Aging is not an easy process for either men or women. However, for women, aging can bring its own challenges that most men may not face. From declining bone density and lower muscle mass to menopause and arthritis, your body might have to cross many hurdles on a daily basis. Though yoga cannot bring back the vitality of youth, it can surely make life easier and more comfortable as you age.
Benefits Of Yoga For Women Over 60
Builds Strength: When you’re over 60, the casual morning walk may not be enough to keep your body healthy. Doing yoga poses slowly and gently builds strength without the risk of injury.
Better Flexibility: Joint ache is a common problem that occurs with aging because your joints become stiffer. Yoga gives your body the stretch it needs so that your range of your movements improves.
Smoother Transition Into Menopause: Doing yoga brings balance and harmony to the different systems in your body. Menopausal symptoms like insomnia, weight gain, dry skin, irritability can be greatly reduced by practicing yoga.
Increased Bone Strength: Aging is especially difficult for women who
Mental Health: Memory loss and forgetfulness can also be reduced with yoga. Poses like the Downward Facing Dog help increase blood flow to the brain so that it can remain healthy and sharp.
Doing yoga is an experience in itself, and no matter how much you read about all the great benefits, you won’t realize how significantly yoga can impact your life until you start doing it. So here are a few yoga poses you can start with to begin your journey. Please make sure you try these poses under the guidance of an experienced yoga teacher.
Yoga Poses For Women Over 60
1. Standing Forward Bending Pose
- Take a standing position; keep your feet and shoulder distance apart and parallel to each other. Press your feet down into the ground and ground yourself powerfully.
- Now breathe out and gently bend down from the hips (not the waist) and
- If you are a beginner, you ought to bend your knees slightly to accomplish this. If your knees are bent, make sure that they’re straight over your toes.
- Slowly begin to straighten out your legs, however, check that your chest and abdomen never leave your thighs.
- Now elevate your hips as you straighten through your hamstring muscles all whereas pressing your heels into the ground.
2. Downward Facing Dog Pose
- Come onto your fours. Form a table such that your back forms the table top and your hands and feet form the legs of the table.
- As you breathe out, lift the hips up, straightening the knees and elbows, form an inverted V-shape with the body.
- Hands are shoulder width apart, feet are hip width apart and parallel to each other. Toes point straight ahead.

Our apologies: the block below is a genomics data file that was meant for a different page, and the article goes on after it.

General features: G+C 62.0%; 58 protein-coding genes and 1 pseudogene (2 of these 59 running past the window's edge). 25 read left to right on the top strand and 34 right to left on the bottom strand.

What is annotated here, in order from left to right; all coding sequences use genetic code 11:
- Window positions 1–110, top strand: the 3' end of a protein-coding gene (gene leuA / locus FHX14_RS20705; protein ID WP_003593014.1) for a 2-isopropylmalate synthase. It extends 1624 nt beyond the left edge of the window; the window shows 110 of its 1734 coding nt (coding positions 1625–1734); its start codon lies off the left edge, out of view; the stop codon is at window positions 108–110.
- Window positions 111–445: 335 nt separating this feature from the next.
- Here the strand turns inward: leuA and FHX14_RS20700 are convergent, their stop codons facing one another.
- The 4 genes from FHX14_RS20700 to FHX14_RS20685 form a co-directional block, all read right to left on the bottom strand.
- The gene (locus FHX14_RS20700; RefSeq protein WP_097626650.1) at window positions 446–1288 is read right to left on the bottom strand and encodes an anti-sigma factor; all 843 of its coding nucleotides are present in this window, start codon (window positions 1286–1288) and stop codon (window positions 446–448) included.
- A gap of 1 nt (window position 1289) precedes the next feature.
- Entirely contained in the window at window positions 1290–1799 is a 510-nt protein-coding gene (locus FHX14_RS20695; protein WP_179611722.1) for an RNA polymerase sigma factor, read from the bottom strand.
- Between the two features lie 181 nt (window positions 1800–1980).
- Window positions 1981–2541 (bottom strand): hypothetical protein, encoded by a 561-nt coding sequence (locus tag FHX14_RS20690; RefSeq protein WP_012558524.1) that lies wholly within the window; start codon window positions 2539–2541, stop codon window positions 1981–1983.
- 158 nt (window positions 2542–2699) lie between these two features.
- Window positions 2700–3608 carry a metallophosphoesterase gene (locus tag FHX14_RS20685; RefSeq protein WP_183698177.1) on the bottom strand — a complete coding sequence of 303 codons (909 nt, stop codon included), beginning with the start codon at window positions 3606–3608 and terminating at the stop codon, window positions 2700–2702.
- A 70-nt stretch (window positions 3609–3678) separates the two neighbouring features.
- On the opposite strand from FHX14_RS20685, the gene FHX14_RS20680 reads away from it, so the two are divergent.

- Press your hands into the ground. Widen through the shoulder blades. Keep the neck lengthened by touching the ears to the inner arms. Hold the downward dog
- Exhale. Bend the knees, return to table pose. Relax.
3. Cobra Pose
- Start on your tummy, rest your forehead on the mat. Take your palms to the mat beneath your shoulders and spread your fingers nice and wide.
- Take your shoulder blades down your back towards your hips while you squeeze or cuddle your elbows into your ribs.
- Press firmly into the mat with the tops of your feet, and the pubic bone. Inhale and push the top of the head forward and lift your chest off the mat.
- If that’s comfortable, engage the abdominals. Take the navel in towards your spine to protect your lower back. Start to press through the hands and using your back muscles lift further toward the sky. Straighten the arms.
- Stay for a few breaths and lower slowly, the same way you came into the pose.
4. Warrior I Pose
- Stand straight with the legs spread out. Let there be a distance of at least 3 feet between the two feet.
Raise the hands above the head and the palms facing each other.
- Turn to the left and slowly rotate the left foot about 90 degrees to the left so that it is aligned with the chest. Turn the right foot slightly (around 15 degrees) towards the inside.
- Bend the left knee till the thighs are parallel to the ground. The right leg should remain straight.
- The head, the chest, the left knee and the left foot should be aligned in one direction. Now you may bring the palms closer so that they touch each other.
- Retain this position for few breaths, which should be slow and deep. To release the pose, raise yourself up and straighten the left knee. Turn to the right to go back to the original position. Repeat this on the other side too.